Concrete cloth is stretched and fastened over the strapping to help disperse loads

Concrete cloth is stretched and fastened over the strapping to help disperse loads


Here’s an interesting project by Chris Magwood and crew. They used a steel quonset hut to build a large earth sheltered root cellar in Canada.

“Our 2013 project at Circle Organic farm involved constructing a large, root cellar-style vegetable storage facility attached to the vegetable processing barn. Our research showed us that small subterranean root cellars have a long history, but that the principle has not been applied on a larger scale. Julie and Andrew at Circle Organic want to be able to store a number of different root crops on a scale that would allow them to run their CSA (community shared agriculture) program year-round.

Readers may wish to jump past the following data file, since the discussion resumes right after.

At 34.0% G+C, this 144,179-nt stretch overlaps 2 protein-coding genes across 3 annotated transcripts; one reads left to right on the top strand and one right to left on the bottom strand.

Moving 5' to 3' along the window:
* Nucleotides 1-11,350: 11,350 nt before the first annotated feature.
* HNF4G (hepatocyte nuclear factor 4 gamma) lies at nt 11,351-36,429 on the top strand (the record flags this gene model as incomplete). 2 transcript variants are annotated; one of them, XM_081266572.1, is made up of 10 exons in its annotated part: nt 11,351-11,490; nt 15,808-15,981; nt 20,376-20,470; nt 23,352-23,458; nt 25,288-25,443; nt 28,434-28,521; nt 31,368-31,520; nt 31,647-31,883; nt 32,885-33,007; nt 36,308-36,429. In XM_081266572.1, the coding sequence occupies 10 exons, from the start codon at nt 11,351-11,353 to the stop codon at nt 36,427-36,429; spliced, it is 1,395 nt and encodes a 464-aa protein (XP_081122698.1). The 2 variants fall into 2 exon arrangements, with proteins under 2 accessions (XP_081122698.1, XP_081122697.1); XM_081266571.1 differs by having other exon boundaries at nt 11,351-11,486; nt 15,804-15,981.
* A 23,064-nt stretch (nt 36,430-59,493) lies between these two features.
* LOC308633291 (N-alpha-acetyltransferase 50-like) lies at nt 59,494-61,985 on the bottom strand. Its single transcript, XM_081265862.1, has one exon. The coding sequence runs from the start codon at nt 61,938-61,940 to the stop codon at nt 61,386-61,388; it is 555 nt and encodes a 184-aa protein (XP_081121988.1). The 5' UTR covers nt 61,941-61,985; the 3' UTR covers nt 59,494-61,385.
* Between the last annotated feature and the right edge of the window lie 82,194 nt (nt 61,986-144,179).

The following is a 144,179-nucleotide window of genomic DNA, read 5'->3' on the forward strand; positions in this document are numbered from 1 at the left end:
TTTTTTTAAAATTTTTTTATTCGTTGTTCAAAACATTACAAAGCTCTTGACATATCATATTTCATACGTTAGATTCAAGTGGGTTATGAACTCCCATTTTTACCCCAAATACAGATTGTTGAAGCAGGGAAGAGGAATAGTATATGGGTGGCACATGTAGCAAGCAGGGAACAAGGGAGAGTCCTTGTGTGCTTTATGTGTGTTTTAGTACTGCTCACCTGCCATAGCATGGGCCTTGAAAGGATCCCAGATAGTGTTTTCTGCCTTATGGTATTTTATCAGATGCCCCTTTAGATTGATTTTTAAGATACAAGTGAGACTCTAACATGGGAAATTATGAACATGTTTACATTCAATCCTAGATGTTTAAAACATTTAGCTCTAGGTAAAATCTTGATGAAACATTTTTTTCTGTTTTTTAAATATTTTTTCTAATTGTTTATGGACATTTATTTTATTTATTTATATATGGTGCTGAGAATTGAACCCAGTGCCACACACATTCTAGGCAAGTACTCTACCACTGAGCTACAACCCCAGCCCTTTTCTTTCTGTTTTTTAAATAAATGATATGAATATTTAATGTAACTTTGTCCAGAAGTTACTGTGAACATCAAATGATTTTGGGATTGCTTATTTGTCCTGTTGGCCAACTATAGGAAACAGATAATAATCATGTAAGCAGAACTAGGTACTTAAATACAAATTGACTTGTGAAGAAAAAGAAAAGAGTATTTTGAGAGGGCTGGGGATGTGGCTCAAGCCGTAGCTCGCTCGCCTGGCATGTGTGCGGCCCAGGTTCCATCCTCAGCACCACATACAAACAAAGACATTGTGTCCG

More at Endeavour Centre.org


Comments

A Large, Low-energy Root Cellar — 8 Comments

  1. There are a number of documented quonsets straight up buried/sheltered. Wish I could afford one, instead I just get to torch a bin down the middle, roll it onto a trailer, and flip it on it’s side. The joy of being impoverishedly creative.

  2. Owen is correct that concrete cloth is very expensive.

    The far more economical version is to use ferrocement to accomplish the same thing. It’s drastically cheaper, but it will take longer to build.

    Yet another proof of the time proven axiom.

    Good, Fast, Cheap — Pick two and only two of those options.

  3. Couldn’t they get the same effect a lot cheaper with chicken wire or almost any other kind of mesh and light concrete?

    • Yes, that would be ferrocement. Apparently they figured the extra expense of the cement cloth was a better choice than doing ferrocement.

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